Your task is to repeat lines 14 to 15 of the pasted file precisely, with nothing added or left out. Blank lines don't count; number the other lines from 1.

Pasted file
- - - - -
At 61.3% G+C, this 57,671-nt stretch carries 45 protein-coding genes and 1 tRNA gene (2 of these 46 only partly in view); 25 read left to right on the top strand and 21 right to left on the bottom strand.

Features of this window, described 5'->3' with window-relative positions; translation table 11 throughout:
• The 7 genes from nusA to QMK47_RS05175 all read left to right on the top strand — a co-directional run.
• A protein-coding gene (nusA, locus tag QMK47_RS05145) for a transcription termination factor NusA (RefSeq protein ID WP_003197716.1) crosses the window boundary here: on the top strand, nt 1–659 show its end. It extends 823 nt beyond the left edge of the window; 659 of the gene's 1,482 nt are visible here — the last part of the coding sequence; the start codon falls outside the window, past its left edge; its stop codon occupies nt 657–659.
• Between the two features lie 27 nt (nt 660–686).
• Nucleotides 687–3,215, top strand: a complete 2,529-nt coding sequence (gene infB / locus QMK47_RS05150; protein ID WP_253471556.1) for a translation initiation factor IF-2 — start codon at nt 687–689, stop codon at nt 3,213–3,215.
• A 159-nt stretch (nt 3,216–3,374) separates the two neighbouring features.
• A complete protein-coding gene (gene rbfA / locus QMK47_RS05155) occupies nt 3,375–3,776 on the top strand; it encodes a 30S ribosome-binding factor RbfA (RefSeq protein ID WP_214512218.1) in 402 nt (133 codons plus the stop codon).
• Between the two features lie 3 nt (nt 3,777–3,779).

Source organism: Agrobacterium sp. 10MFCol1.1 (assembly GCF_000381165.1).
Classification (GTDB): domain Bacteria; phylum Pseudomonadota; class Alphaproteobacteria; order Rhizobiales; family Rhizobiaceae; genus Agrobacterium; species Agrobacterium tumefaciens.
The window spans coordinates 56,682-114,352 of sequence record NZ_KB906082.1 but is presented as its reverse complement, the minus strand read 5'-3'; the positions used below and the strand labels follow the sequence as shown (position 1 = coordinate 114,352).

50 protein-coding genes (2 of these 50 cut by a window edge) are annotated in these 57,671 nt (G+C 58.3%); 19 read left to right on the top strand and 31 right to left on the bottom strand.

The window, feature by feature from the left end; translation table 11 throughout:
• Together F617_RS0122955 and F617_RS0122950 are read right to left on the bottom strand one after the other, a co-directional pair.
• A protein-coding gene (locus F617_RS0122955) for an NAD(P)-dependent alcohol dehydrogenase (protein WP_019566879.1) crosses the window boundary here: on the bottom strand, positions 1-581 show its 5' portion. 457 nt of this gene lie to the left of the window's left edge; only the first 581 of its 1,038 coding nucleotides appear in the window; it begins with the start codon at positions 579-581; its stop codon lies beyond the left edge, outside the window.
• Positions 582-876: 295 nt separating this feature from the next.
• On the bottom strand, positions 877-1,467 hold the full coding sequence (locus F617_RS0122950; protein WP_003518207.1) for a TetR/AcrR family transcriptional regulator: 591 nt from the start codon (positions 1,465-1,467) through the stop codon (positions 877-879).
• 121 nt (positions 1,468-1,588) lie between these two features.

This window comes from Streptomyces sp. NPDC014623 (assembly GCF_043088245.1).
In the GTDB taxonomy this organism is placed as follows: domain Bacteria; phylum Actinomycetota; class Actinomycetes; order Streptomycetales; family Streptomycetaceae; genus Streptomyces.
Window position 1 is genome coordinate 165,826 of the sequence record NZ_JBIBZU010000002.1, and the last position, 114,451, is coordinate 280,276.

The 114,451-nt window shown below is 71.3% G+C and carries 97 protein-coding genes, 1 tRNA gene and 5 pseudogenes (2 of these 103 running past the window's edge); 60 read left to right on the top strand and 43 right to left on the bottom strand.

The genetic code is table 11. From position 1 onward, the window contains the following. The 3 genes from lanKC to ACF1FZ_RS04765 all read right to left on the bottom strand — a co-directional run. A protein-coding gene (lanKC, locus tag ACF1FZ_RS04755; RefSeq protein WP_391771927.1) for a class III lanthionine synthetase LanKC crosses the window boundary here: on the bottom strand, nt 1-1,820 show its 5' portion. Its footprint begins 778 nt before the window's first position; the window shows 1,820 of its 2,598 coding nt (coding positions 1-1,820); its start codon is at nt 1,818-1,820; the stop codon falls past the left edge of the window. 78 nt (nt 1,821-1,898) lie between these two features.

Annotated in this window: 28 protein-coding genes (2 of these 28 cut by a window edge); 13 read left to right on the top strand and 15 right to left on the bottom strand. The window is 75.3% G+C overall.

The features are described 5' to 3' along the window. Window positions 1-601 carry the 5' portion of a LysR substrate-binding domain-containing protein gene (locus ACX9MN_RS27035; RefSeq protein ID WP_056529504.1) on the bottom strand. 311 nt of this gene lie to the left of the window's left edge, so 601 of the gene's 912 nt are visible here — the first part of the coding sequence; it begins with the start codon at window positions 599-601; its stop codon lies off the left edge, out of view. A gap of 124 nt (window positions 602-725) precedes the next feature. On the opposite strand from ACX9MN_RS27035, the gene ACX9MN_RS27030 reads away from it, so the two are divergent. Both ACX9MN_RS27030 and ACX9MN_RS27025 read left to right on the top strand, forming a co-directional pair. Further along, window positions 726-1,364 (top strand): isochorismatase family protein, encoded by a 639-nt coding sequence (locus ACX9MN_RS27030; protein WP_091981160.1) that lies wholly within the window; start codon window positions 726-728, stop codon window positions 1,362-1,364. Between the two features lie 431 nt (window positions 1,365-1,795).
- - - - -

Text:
The window, feature by feature from the left end; translation table 11 throughout:
• Together F617_RS0122955 and F617_RS0122950 are read right to left on the bottom strand one after the other, a co-directional pair.